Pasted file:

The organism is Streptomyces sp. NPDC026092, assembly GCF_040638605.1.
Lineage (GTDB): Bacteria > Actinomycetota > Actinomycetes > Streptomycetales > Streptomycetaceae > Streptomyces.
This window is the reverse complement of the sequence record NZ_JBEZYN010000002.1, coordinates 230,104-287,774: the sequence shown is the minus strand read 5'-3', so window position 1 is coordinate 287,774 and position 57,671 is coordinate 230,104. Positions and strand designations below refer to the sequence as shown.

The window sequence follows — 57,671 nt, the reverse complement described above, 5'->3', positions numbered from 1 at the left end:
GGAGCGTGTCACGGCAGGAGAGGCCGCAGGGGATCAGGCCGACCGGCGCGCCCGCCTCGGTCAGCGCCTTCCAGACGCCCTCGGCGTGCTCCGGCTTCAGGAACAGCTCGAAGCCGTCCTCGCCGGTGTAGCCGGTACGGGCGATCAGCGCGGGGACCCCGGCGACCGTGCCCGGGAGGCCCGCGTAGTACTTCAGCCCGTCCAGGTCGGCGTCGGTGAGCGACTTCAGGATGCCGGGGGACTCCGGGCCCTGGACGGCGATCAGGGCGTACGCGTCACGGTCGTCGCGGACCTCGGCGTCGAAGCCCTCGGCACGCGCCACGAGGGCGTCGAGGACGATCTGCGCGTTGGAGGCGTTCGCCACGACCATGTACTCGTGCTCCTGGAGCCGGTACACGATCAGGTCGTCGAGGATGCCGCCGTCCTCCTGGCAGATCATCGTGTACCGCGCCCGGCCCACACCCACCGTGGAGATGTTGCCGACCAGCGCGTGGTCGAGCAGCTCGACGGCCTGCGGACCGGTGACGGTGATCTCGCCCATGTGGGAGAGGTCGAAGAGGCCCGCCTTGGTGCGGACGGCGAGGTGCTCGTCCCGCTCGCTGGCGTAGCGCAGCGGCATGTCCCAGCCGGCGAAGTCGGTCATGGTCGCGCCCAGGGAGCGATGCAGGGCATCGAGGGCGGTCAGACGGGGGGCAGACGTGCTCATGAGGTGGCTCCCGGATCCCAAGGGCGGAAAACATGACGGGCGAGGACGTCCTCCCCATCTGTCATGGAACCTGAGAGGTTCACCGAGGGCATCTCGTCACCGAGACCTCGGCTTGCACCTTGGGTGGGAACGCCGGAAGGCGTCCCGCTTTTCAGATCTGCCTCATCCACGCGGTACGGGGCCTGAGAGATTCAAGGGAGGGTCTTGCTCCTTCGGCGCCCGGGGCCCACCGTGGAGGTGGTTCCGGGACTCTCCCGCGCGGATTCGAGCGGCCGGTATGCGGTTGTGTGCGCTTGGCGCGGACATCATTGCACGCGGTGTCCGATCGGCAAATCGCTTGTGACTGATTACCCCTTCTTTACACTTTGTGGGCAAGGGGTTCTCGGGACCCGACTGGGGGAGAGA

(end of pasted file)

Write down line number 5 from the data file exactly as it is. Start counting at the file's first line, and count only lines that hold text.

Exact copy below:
GGAGCGTGTCACGGCAGGAGAGGCCGCAGGGGATCAGGCCGACCGGCGCGCCCGCCTCGGTCAGCGCCTTCCAGACGCCCTCGGCGTGCTCCGGCTTCAGGAACAGCTCGAAGCCGTCCTCGCCGGTGTAGCCGGTACGGGCGATCAGCGCGGGGACCCCGGCGACCGTGCCCGGGAGGCCCGCGTAGTACTTCAGCCCGTCCAGGTCGGCGTCGGTGAGCGACTTCAGGATGCCGGGGGACTCCGGGCCCTGGACGGCGATCAGGGCGTACGCGTCACGGTCGTCGCGGACCTCGGCGTCGAAGCCCTCGGCACGCGCCACGAGGGCGTCGAGGACGATCTGCGCGTTGGAGGCGTTCGCCACGACCATGTACTCGTGCTCCTGGAGCCGGTACACGATCAGGTCGTCGAGGATGCCGCCGTCCTCCTGGCAGATCATCGTGTACCGCGCCCGGCCCACACCCACCGTGGAGATGTTGCCGACCAGCGCGTGGTCGAGCAGCTCGACGGCCTGCGGACCGGTGACGGTGATCTCGCCCATGTGGGAGAGGTCGAAGAGGCCCGCCTTGGTGCGGACGGCGAGGTGCTCGTCCCGCTCGCTGGCGTAGCGCAGCGGCATGTCCCAGCCGGCGAAGTCGGTCATGGTCGCGCCCAGGGAGCGATGCAGGGCATCGAGGGCGGTCAGACGGGGGGCAGACGTGCTCATGAGGTGGCTCCCGGATCCCAAGGGCGGAAAACATGACGGGCGAGGACGTCCTCCCCATCTGTCATGGAACCTGAGAGGTTCACCGAGGGCATCTCGTCACCGAGACCTCGGCTTGCACCTTGGGTGGGAACGCCGGAAGGCGTCCCGCTTTTCAGATCTGCCTCATCCACGCGGTACGGGGCCTGAGAGATTCAAGGGAGGGTCTTGCTCCTTCGGCGCCCGGGGCCCACCGTGGAGGTGGTTCCGGGACTCTCCCGCGCGGATTCGAGCGGCCGGTATGCGGTTGTGTGCGCTTGGCGCGGACATCATTGCACGCGGTGTCCGATCGGCAAATCGCTTGTGACTGATTACCCCTTCTTTACACTTTGTGGGCAAGGGGTTCTCGGGACCCGACTGGGGGAGAGA